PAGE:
Using Incentives to Power the Green Revolution

While the tea-stained mood of the nation seems to suggest that folks aren't taking too kindly to taxes and government spending in almost any form, it is also true that, next to prostitution, tax collecting might be the world's second oldest profession. And so long as governments exist, taxes, like prostitution, will continue to be a fact of life. It is also true that, while debate rages over global warming, with allegations of cover-ups, and conspiracies held up by an underpinning of poltical gamesmanship, anything that can be done to lessen dependence on foreign energy sources is probably a very good thing.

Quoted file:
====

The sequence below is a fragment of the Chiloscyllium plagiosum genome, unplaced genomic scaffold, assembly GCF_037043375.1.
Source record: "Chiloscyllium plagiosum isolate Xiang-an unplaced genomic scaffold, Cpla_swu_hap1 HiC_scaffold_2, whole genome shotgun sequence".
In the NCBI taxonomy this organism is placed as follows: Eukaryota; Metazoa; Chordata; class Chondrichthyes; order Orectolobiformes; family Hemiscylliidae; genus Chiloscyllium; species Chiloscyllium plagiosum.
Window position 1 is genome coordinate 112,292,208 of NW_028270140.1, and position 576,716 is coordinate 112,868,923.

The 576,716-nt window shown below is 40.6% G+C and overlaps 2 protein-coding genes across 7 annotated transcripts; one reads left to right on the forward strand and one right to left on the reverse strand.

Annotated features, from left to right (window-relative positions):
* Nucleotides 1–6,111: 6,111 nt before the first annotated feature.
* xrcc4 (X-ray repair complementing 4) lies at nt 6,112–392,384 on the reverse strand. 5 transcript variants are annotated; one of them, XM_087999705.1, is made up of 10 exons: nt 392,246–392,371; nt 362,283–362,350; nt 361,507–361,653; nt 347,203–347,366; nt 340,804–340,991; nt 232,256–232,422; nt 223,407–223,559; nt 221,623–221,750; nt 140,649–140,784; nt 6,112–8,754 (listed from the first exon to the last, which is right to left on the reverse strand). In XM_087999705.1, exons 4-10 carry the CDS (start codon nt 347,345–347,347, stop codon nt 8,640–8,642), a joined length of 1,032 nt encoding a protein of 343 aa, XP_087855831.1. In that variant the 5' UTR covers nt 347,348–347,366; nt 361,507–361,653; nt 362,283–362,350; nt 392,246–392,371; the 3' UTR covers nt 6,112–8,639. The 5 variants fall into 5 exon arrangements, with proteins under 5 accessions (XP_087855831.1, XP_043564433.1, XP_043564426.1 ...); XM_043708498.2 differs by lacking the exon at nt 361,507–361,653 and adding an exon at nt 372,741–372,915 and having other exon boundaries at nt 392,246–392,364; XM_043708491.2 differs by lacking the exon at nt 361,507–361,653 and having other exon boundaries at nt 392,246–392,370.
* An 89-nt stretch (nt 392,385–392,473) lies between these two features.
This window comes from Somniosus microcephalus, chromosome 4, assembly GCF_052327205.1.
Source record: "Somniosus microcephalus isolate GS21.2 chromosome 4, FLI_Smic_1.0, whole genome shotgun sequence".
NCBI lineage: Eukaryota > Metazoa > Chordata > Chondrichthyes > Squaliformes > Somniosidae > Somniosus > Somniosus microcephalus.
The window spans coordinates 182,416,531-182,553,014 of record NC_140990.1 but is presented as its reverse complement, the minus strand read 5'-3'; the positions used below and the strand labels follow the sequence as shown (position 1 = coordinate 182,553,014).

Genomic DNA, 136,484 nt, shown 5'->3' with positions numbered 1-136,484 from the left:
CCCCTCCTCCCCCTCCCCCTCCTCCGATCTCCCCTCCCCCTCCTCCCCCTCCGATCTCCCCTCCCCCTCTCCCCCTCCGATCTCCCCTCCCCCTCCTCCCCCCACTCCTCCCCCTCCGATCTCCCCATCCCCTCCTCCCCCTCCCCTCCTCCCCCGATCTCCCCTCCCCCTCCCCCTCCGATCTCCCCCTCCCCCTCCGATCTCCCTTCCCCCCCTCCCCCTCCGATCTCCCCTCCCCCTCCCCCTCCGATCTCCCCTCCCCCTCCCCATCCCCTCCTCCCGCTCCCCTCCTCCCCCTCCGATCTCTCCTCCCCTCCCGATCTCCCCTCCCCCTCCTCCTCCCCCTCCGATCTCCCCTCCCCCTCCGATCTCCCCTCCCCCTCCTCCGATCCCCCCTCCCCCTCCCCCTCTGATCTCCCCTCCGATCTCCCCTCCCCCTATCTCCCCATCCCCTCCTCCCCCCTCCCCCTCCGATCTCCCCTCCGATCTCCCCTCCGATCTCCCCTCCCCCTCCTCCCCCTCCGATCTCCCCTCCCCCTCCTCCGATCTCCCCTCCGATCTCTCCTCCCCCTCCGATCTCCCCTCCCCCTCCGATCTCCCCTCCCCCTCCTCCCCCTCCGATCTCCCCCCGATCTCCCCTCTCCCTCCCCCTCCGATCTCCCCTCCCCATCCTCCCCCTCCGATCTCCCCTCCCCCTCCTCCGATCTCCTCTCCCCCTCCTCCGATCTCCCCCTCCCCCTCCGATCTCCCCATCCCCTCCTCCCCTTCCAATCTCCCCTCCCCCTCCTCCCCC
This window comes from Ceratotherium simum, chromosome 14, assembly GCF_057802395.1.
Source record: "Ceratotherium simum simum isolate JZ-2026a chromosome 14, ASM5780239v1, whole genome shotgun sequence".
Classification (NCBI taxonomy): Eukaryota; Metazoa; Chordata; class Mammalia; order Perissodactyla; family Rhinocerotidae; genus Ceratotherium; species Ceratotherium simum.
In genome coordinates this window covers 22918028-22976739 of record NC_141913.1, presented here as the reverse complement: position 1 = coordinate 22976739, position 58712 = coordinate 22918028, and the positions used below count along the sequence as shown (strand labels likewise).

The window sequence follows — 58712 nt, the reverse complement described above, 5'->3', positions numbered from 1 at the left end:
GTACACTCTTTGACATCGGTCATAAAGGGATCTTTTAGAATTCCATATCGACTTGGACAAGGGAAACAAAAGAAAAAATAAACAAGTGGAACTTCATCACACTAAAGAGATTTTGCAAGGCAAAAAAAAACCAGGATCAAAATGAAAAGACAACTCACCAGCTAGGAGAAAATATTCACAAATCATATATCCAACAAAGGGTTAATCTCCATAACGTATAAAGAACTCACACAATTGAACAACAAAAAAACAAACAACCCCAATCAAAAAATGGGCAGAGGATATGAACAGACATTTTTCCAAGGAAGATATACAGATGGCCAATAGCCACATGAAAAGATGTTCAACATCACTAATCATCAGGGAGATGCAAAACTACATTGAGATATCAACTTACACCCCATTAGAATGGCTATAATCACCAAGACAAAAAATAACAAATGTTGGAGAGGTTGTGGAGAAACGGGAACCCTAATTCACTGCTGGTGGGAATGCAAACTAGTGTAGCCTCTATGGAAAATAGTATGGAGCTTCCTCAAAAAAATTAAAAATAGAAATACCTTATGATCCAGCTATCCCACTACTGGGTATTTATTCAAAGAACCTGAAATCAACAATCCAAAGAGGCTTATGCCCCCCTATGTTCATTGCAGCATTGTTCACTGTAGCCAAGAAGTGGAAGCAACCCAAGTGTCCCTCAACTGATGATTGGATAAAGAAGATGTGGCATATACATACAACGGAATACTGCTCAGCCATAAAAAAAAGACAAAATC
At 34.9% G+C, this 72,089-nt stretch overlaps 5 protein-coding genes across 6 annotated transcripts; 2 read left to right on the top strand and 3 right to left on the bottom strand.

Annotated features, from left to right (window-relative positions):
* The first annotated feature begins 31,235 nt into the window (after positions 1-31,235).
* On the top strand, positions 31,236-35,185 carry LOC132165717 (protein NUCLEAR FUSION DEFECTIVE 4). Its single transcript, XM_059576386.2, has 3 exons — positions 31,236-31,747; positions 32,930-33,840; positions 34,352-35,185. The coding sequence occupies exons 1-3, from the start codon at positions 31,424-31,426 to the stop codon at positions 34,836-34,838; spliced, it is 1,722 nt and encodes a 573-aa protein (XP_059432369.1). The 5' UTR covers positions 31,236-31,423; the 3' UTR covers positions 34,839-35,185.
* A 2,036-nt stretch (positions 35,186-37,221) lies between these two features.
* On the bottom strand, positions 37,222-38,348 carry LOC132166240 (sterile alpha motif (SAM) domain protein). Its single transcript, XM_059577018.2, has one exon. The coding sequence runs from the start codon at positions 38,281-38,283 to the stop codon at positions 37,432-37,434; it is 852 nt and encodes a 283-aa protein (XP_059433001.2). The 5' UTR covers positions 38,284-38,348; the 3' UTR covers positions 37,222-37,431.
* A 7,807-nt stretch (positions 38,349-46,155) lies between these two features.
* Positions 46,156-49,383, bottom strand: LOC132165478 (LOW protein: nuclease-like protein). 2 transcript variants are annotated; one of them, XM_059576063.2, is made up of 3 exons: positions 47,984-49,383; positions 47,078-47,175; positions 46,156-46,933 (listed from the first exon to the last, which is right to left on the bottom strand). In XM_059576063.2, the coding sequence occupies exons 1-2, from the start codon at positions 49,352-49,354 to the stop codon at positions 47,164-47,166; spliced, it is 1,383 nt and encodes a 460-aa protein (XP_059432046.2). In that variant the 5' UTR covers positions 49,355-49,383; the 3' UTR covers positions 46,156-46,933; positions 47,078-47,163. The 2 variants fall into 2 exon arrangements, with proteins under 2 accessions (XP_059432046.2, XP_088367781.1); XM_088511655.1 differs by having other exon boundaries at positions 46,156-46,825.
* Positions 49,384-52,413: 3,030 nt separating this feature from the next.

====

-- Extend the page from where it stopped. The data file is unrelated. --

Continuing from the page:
With these two facts firmly established, one logical conclusion could be that, if taxes are to be collected anyway, and if energy independence is a positive, the government should do what it can to incentivize citizens to become more green. In many ways, some more subtle than others, it does. One of the more recent developments, and one that has a great relevance to many citizens of the auto-centric US, is strong incentive schemes for hybrid cars.

In The New York Times this weekend there is a solid article outlining some of the incentives for the latest technological leap in the history of clean vehicles; mass produced pure electrics. The articles focuses on the first to market Nissan Leaf, however with other names scrambling to produce their own versions of electric-only vehicles, incentive schemes such as the ones outlined (which, in combination, appear to take anywhere from 30-40% off of the retail price of the Leaf) will become more widely discussed.

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